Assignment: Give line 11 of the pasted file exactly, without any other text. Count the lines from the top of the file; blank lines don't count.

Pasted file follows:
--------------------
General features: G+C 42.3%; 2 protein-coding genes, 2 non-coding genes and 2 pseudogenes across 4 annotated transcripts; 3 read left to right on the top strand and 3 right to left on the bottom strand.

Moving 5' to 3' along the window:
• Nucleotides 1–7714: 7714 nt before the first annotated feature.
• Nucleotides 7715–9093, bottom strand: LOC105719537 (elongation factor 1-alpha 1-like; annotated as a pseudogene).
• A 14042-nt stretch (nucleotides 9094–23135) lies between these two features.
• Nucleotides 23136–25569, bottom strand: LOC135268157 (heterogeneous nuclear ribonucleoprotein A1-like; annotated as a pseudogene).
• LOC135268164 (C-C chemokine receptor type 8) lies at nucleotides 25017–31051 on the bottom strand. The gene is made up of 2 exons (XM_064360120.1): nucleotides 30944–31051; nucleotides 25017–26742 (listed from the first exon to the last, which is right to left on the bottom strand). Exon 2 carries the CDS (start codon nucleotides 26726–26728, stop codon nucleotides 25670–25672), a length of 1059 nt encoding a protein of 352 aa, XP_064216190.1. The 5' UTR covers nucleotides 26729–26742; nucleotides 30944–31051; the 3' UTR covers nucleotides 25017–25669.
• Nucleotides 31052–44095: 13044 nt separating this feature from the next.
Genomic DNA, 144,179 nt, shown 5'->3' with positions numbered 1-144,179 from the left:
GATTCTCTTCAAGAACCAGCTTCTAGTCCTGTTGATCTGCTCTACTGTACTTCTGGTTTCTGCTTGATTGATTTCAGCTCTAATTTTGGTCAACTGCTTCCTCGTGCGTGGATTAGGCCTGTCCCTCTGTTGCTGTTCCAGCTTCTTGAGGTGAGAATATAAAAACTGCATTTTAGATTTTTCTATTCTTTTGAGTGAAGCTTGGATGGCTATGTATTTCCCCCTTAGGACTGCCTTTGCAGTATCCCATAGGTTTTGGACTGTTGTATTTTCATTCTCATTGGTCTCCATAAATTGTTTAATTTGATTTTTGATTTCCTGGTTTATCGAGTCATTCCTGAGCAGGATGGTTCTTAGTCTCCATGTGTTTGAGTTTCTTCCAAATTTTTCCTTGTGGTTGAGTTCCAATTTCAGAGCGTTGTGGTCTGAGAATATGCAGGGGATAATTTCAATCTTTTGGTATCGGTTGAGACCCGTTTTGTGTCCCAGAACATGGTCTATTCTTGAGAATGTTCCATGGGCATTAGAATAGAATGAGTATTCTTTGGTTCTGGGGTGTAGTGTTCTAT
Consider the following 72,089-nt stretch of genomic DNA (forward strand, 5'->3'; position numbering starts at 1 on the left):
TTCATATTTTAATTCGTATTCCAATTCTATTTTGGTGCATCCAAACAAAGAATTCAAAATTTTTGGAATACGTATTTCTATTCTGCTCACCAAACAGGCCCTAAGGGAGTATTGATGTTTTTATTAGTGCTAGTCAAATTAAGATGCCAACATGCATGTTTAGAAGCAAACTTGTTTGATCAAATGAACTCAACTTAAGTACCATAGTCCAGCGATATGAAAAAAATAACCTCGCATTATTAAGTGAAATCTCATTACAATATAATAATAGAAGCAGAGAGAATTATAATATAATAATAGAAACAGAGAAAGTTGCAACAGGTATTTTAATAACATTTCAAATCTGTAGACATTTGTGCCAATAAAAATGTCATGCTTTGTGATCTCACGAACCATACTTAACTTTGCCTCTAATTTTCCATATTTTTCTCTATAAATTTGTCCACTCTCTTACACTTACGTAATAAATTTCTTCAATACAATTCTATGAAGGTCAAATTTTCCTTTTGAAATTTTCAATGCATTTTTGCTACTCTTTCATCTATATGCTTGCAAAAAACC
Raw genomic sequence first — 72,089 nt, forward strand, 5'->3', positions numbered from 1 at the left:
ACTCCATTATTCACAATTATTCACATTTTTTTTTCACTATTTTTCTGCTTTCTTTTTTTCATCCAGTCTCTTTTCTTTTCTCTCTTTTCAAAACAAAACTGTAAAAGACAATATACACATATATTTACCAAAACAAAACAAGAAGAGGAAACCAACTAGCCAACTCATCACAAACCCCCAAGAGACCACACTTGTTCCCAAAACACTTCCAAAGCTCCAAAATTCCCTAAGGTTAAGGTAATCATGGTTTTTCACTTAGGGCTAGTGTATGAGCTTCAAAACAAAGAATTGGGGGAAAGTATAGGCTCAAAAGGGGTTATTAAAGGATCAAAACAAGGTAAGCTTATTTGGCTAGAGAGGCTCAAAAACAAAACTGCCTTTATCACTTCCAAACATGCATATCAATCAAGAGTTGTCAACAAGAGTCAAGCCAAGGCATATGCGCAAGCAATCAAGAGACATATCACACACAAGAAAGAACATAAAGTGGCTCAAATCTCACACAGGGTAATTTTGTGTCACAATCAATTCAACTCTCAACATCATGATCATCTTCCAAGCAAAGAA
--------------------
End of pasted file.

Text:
Consider the following 72,089-nt stretch of genomic DNA (forward strand, 5'->3'; position numbering starts at 1 on the left):